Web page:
# What is the 'scale factor' equation for a dark-matter dominated universe?

The Friedmann equations can be solved exactly in presence of a perfect fluid with equation of state

$${\displaystyle p=w\rho c^{2}} \qquad p=w\rho c^2$$

where $${\displaystyle p}$$ is the pressure, $${\displaystyle \rho }$$ is the mass density of the fluid in the co-moving frame and $$w$$ is some constant.

In spatially flat case ($$k = 0$$), the solution for the scale factor is

$${\displaystyle a(t)=a_{0}\,t^{\frac {2}{3(w+1)}}}$$ where $${\displaystyle a_{0}}$$ is some integration constant to be fixed by the choice of initial conditions. This family of solutions labelled by $${\displaystyle w}$$ is extremely important for cosmology. E.g. $${\displaystyle w=0}$$ describes a matter-dominated universe, where the pressure is negligible with respect to the mass density. From the generic solution one easily sees that in a matter-dominated universe the scale factor goes as

$${\displaystyle a(t)\propto t^{2/3}}$$ matter-dominated Another important example is the case of a radiation-dominated universe, i.e., when $${\displaystyle w=1/3}$$. This leads to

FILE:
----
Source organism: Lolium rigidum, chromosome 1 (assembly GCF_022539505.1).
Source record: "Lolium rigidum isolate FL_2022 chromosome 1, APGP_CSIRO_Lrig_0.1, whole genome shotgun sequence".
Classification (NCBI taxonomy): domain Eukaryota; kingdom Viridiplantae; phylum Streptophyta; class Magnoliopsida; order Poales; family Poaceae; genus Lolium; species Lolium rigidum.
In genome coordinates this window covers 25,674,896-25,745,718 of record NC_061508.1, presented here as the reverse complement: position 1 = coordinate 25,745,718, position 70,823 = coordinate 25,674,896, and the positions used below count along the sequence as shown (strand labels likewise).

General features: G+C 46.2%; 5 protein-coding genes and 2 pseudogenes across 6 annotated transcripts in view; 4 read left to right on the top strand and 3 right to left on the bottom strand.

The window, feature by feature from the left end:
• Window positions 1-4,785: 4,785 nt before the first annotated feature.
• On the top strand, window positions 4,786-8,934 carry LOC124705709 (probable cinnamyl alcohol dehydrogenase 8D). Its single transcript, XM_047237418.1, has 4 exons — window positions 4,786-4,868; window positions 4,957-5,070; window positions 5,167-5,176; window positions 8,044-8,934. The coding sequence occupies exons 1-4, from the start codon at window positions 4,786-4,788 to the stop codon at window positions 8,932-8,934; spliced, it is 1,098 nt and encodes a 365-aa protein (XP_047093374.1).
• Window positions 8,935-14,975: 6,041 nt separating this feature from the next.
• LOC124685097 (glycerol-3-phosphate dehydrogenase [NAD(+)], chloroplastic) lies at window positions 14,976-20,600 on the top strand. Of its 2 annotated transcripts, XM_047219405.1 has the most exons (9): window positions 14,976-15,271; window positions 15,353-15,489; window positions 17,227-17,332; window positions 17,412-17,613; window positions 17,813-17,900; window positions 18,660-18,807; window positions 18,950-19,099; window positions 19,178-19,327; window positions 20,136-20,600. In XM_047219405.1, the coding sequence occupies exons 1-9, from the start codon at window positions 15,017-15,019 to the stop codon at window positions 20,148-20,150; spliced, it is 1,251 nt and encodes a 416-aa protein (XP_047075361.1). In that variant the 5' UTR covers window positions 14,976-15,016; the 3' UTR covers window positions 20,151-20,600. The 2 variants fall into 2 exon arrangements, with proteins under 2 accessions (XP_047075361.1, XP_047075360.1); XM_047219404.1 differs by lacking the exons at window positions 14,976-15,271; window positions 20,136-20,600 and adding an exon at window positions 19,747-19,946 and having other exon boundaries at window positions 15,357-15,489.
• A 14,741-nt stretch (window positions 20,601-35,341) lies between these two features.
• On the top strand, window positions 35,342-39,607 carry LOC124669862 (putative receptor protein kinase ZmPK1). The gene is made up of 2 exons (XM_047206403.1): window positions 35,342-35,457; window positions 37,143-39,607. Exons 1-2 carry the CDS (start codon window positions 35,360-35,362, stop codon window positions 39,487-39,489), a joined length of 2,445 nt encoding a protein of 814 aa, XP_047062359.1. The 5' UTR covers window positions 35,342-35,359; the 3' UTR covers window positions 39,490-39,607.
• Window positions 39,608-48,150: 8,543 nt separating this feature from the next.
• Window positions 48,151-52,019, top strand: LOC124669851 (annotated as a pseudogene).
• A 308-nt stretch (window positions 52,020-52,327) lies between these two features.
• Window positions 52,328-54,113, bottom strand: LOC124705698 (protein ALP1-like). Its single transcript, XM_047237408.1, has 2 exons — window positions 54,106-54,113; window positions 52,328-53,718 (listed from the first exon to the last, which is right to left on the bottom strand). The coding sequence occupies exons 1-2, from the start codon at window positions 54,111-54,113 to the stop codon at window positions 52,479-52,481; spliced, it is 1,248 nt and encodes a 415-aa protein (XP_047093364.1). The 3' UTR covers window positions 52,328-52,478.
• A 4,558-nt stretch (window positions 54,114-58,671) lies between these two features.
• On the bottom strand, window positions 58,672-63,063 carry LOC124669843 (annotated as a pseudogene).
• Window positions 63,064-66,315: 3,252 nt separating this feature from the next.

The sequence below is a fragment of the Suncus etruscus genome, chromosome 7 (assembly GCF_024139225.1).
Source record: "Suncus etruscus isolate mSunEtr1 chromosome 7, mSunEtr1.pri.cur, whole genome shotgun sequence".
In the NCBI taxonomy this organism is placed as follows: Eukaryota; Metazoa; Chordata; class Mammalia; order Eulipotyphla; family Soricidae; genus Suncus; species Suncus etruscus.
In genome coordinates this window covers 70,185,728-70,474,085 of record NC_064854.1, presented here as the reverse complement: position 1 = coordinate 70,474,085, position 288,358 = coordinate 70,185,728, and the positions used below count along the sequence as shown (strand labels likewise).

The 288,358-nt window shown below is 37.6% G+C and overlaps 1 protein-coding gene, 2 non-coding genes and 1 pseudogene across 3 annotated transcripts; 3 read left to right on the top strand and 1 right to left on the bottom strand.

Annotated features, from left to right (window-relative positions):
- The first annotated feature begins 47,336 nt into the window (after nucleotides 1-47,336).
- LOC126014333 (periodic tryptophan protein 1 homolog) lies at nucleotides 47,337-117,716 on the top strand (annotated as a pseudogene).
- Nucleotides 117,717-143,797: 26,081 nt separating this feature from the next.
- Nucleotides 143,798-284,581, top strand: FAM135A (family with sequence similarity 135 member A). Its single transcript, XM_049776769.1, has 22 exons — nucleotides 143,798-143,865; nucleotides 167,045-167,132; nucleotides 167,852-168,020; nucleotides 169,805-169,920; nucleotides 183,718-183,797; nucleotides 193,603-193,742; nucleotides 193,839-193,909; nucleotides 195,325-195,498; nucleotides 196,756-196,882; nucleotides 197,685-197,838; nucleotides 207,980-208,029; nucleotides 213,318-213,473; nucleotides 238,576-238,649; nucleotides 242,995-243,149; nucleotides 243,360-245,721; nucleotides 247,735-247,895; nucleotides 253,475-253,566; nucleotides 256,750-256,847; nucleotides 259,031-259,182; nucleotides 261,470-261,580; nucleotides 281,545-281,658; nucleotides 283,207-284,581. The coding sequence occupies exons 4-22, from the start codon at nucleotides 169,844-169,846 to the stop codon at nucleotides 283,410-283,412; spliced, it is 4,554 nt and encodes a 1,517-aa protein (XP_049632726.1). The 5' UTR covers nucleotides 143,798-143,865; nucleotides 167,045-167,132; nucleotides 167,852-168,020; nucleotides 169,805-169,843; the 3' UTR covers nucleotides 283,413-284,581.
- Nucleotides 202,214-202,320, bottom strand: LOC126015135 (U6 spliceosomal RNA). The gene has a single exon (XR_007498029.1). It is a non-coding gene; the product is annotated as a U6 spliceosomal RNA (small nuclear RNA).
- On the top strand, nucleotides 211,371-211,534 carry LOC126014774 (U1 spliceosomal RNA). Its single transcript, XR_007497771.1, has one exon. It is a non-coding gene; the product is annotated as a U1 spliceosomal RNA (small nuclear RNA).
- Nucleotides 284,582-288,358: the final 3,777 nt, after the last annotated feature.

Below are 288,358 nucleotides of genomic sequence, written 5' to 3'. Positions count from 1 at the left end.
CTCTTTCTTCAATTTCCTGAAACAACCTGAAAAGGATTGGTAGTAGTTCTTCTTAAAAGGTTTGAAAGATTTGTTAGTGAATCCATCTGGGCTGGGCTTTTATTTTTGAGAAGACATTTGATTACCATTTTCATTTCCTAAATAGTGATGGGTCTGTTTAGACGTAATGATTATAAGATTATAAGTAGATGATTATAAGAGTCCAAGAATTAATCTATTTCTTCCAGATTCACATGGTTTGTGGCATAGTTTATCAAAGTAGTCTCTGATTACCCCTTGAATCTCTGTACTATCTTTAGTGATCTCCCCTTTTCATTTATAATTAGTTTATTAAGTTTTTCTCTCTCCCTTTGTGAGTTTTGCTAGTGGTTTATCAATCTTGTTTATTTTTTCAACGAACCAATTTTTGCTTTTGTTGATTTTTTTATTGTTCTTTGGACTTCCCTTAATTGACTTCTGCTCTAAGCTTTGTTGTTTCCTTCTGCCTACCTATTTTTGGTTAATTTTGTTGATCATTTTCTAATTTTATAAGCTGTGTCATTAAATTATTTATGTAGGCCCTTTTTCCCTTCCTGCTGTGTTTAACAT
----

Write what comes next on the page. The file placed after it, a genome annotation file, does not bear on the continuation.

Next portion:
$${\displaystyle a(t)\propto t^{1/2}}$$ radiation dominated Note that this solution is not valid for domination of the cosmological constant, which corresponds to an $${\displaystyle w=-1}$$. In this case the energy density is constant and the scale factor grows exponentially.

So, '$$a$$' is proportional to $$t^{2/3}$$ or $$t^{1/2}$$ for matter- or radiation-dominated universes, respectively... But if '$$w$$' is negative-one then '$$a$$' is proportional to $$t^t$$? I mean, what is the exponent in this 'exponential growth' phase where the '$$w$$' 'constant' is $$-1$$?

• Exponential means $a \propto \exp(t/t_0)$. Your question title mentions dark matter, but the body is asking about dark energy? They aren't the same thing. – ProfRob Oct 16 '20 at 7:48

The $$w=-1$$ does not apply to $$a(t) \propto t^{2/3(1+w)}$$